A Gorilla in Liverpool
('From the Liverpool Cottrer.)
A young gorilla, captured in the central wilds of South Africa, has just become, immediately after being landed at Liverpool, the property of Mr William Cross, the well-known naturalist, of Oldhallstreet, Liverpool. The animal has been seen since its arrival by Mr Moore, curator of the T>erby Museum, who pronounces it to be a genuine specimen of the gorilla class of apes. The newly arrived anthropoid is from a year and a-half to two years old, and is in point of stature as well, yet in the baby stages of gorilladom, being about three feet in height when standing erect. The most elaborate arrangements have been made in Mr Cross’s establishment for its accommodation, and it occupies a sitting-room in common with a companion in the shape of a chimpanzee, of somewhat older growth, which performed the journey from Africa at the same time in the same vessel. The two animals are much attached to each other, and besides having the same lodgings, enjoy the same board and bed. Both sleep in a square wooden cage, fitted with bars and an entrance door, which the animals are as adept in opening as any human wisdom could make them. There is, however, no danger such as implied by the use of cages, and the only attention necessary is the continual presence of a male attendant, not only to prevent the gorilla from meddling with the fire, which keeps the air of the room at the necessary temperature, but also to place gentle checks upon his roving tendencies, and prevent the baby gorilla from breaking any more furniture, his first exploit o n introduction to the sitting-room having been the pulling down and smashing of two large vases. The distinctive peculiarities of the two annuals —the gorilla and the chimpanzee—and their vastly different positions in the ape family are seen at a glance. The chimpanzee has a very projecting muzzle, long out-stretched ears, and altogether a more animal physique than his companion. The gorilla’s face, apart from the color of it, is not unlike some of the extreme varieties of the negro type, were it not that the animal’s nose is altogether unhuman, exposing the nostrils in front instead of below. The ears lie close to the head, and the hair is much finer than the coat of the chimpanzee. In walking the gorilla strides along in a cm ious manner, leaning half forward, and using both feet and legs in locomotion. The habits of the animal are singularly human. Retiring to rest about 10 p.m, it awakes about 8 a.m, and forthwith partakes of its morning allowance of food, its rations consisting of milk, Indian corn, dry rice, sugar, or hard bread. The day is partly spent in that “sweet doing nothing” of which even apes know enough to appreciate, and when their simian highnesses are tired of this they amuse themselves by t ossing about a couple of skittle balls which have been provided. for their use. After midday meal, there is a short siesta, during which the animals are only to be seen in their sleeping apartments, reclining on soft hay. The nap over, they descend from their bed with the celerity' of boys dropping over an orchard wall. Should hunger be felt between meals, the gorilla at once seizej the am of the attendant, and by squeezing that member conveys to its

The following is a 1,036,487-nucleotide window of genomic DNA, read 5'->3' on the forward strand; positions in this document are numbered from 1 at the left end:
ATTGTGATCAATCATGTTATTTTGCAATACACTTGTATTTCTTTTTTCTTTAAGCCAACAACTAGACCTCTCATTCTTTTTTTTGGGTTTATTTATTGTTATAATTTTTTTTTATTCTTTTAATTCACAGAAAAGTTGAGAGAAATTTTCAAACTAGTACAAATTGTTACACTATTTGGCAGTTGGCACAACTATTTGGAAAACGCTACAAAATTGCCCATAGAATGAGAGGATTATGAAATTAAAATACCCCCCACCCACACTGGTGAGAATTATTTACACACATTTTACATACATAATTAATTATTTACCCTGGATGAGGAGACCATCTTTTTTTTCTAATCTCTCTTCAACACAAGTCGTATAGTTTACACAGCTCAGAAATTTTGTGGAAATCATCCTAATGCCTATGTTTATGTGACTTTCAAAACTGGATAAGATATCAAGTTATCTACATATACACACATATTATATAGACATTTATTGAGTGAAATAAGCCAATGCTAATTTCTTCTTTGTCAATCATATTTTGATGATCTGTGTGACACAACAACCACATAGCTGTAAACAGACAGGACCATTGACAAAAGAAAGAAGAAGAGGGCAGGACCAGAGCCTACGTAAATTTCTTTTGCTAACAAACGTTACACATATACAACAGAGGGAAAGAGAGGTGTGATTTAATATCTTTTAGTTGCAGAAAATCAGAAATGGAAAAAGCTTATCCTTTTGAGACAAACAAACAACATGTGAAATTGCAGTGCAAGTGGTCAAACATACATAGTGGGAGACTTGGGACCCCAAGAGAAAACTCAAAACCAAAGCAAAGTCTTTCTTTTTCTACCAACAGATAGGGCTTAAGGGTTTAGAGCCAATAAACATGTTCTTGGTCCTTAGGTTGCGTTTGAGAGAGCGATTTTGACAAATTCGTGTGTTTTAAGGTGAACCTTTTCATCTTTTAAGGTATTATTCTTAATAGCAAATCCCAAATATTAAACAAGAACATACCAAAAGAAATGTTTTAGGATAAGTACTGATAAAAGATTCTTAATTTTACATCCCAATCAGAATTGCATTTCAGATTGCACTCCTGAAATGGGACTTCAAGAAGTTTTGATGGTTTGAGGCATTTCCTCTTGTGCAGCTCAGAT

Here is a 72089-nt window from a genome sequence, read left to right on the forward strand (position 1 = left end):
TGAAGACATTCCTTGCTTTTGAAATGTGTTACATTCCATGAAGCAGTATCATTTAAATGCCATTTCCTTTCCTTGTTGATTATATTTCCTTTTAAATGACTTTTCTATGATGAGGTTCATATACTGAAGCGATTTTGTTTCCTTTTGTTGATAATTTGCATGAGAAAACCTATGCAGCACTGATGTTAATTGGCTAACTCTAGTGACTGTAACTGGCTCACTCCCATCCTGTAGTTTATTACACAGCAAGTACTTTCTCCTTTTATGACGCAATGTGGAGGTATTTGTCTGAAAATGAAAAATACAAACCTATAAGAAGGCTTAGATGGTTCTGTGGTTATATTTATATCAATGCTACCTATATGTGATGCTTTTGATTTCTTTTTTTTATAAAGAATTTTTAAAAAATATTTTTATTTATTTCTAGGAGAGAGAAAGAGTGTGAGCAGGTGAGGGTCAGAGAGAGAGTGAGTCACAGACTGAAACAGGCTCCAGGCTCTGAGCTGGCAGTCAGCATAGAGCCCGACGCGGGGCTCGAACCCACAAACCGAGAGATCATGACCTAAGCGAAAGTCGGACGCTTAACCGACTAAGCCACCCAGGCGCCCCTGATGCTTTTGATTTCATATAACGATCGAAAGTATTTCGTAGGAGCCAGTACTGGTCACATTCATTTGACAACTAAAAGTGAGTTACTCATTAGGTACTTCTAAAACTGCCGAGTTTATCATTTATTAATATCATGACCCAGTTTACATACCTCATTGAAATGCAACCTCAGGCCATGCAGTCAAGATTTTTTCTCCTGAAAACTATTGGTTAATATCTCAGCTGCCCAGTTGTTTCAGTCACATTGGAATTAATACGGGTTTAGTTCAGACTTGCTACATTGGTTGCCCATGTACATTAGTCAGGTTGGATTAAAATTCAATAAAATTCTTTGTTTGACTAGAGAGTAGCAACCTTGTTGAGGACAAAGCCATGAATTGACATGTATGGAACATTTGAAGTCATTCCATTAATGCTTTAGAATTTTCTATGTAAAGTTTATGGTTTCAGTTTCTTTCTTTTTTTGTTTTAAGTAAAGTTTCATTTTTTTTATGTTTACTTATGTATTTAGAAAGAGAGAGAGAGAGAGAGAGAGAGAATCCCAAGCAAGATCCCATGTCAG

owner a knowledge of what la wanted. The attendant has little trouble with his charge, and both animals follow him about like children, but it is a significant circumstance that they are fonder of each other than of their thoughtful guardian, or of any other variety of human society. When not otherwise actively engaged, the chimpanzee squats in his favorite sitting attitude on the carpet, his long arms folded, his chin resting on his knees, looking weirdly unconscious of all that is going on. The gorilla, on the contrary, is rarely motionless, and stalks ever and anon with that measured, deliberate step peculiar to it, along the floor, peering about with its large brown eyes, as if in search of objects upon which to exercise its capacities for mischief. Although its food is chiefly vegetable, an occasional bone is not, refused ; and if you select for your visit, the time when it is enjoying fragments a mutton chop, and endeavor to remove tno meat in order that yon may obtain a faillook at the brilliantly white teeth that, have been masticating it, the gorilla will snap at you, and being victorious, will retire to a comer with something on its face which an enthusiastic Darwinian would call a smile of triumph. It should be added that this gorillaship is tailless, and when emotionally excited, gives utterance to a cry not unlike that of a child. We understand that failing a purchaser, Mr Cross, who claims to be the only naturalist in this country who has ever had in his possession one of the gorilla class of anthropoid apes, will make arrangements for the exhibition of the animal in Liverpool.
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A Gorilla in Liverpool, Ashburton Guardian, Volume I, Issue 21, 13 November 1879
A Gorilla in Liverpool Ashburton Guardian, Volume I, Issue 21, 13 November 1879
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